But this makes Christianity inherently difficult because the world doesn’t want to hear that. Christians must stop unwittingly making Christianity even more difficult by painting their views on doctrines as the only right way to view those things.
When Christianity is made into an intellectual exercise, it only makes sense that people would turn their backs on it and pursue something easier. Again, the intellectual side is critical, but it’s not the end-all-be-all.
And finally, anonymity is one of Satan’s strategems. This is where we find the so-called “mark of the beast.”
And I’m sorry to be that guy, but there is no hint in this passage that will help us determine his identity. Instead, the fact that the beast could be just about anyone is a huge part of Satan’s strategy.
Here is wisdom: The one who has understanding must calculate the number of the beast, because it is the number of a man. His number is 666 (13:18).
The first thing to note is that Greek doesn’t have indefinite articles (a, an), so it more accurately concludes: “it is the number of mankind. Its number is 666.” The word behind “man” is not the gender-focused word, but the human-race-focused word. This tells us that the beast is a human–but that’s all we can know. Even the pronoun before “number” is technically not gender-specific (it’s written in the neuter). So the beast could be a man or a woman. Can we get more specific about the number?
There have been hundreds of ideas throughout the course of church history as to what 666 can refer to. I’d like to put forward a new option. As we’ve already seen in this passage, there is an unholy trinity parodying the Trinity (Satan playacts as the Father; the first beast playacts as the Son; the second beast playacts as the Holy Spirit). We admit that theologically, Christians are “in Christ.” Therefore, it’s not too much of a stretch to say that non-Christians are in Satan (cf. John 8:44; 1 John 3:7-10).
But what about 666?
This also refers directly to another of John’s writings. In fact, none of the verse references were put there originally. Rather, a man put them in. And there is only one passage in the Bible with reference number 6:66 (though Psalm 66:6 and Isaiah 66:6 do also exist). John 6:66 says,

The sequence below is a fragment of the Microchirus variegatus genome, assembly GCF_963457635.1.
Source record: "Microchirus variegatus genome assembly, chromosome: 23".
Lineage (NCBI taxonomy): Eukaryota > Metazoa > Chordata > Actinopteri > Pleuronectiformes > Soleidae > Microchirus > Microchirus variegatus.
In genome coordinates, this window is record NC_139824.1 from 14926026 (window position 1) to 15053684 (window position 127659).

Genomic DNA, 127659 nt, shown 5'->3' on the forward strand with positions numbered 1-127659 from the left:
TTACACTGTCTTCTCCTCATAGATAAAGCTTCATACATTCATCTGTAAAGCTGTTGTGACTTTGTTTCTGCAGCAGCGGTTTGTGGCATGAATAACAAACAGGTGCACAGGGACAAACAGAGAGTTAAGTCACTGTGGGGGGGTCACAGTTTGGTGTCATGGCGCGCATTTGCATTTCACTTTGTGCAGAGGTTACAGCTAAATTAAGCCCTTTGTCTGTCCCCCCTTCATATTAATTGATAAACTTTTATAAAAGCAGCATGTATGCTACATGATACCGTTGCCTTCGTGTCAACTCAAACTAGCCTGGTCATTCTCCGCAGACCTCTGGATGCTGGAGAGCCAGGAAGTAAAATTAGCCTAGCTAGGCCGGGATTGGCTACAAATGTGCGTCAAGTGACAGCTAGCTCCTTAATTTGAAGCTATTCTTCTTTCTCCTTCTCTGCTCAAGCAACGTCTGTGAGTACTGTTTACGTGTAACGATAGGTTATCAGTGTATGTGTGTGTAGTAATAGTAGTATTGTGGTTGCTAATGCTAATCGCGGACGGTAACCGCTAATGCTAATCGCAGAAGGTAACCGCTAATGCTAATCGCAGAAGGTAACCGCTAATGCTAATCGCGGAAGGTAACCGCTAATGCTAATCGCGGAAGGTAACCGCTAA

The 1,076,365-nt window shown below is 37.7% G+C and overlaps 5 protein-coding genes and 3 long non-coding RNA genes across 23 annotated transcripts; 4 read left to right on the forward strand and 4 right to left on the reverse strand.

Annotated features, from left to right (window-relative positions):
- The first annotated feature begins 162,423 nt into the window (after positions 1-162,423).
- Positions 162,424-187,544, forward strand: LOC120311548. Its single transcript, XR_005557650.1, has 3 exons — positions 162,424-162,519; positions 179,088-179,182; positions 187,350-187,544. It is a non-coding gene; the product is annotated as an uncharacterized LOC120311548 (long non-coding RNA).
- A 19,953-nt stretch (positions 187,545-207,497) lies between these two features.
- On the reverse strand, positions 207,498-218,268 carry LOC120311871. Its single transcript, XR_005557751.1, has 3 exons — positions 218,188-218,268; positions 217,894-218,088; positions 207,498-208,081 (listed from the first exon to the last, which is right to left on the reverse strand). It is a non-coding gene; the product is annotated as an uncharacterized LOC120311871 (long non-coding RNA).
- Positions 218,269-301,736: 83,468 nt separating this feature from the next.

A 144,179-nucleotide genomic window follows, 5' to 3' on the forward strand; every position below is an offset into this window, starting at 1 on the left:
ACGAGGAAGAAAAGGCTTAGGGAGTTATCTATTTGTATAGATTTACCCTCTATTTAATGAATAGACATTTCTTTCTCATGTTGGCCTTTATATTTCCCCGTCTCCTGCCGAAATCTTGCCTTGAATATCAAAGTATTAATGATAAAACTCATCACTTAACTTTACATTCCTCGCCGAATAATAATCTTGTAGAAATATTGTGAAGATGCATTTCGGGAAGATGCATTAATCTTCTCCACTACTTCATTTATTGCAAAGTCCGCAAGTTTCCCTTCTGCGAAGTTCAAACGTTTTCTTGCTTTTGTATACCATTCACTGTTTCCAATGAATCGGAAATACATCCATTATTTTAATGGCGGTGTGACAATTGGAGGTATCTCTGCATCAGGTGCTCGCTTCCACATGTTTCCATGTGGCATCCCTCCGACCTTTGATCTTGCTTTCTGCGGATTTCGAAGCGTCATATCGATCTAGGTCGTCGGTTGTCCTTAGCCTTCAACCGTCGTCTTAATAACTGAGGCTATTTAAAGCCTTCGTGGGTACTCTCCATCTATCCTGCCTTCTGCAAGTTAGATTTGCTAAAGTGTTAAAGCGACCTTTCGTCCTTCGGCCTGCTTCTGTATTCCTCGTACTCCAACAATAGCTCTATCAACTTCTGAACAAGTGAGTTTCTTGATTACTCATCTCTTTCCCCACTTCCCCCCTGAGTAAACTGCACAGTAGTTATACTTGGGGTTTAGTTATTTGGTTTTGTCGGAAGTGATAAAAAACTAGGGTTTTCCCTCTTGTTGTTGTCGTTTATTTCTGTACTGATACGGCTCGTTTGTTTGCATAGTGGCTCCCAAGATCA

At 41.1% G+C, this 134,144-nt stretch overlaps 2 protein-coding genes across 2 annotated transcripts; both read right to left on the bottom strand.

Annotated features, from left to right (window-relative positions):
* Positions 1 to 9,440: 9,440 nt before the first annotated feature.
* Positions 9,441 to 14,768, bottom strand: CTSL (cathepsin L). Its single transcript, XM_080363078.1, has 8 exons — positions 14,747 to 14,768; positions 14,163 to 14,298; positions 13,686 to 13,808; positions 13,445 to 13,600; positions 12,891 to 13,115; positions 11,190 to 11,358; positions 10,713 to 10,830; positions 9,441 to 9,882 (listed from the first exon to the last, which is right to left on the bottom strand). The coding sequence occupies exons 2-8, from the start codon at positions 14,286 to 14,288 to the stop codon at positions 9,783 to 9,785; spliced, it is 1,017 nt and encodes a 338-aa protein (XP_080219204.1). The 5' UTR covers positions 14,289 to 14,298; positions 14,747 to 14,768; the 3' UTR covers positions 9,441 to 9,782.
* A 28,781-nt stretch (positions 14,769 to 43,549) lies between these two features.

From that moment many of His disciples turned back and no longer accompanied Him.
Interestingly enough, according to 1 John 2:18-19 further explains,
Children, it is the last hour. And as you have heard, ‘Antichrist is coming,’ even now many antichrists have come. We know from this that it is the last hour. They went out from us, but they did not belong to us; for if they had belonged to us, they would have remained with us. However, they went out so that it might be made clear that none of them belongs to us.
In other words, the identity of the beast can be no more specific than a human who turned his/her back on Christianity. Anyone who has turned away from biblical Christianity is guilty of being an antichrist–thus anonymity–but the ultimate villain has yet to be revealed. Satan plays the anonymous long game.
This is why I believe that the greatest threat to the church today is deconversion. Exvangelicals are theologically dangerous to the church. However, our goal should never be to vilify them but to extend love and grace to them and call them to repent and believe anew.
These are Satan’s strategies–mimicry and deception, violence and difficulty, and longevity and anonymity. We must be aware of his tactics so we can protect those we love, not unwittingly promote his tactics ourselves, and promote the simple, beautiful truth: Believe on the Lord Jesus Christ and you will be saved.
You don’t need to get everything right in order to be saved, but you do need to admit that Jesus died on the cross, rose from the grave on the third day, and that He is God. You need to commit to going where He goes, and striving to help make the world a better place through both the spread of the Gospel and His life-changing influence on your life.
I beg you to believe, re-believe, or renew your faltering faith today.
In this with you.
Soli Deo Gloria
Thanks for reading.
The next entry can be found here.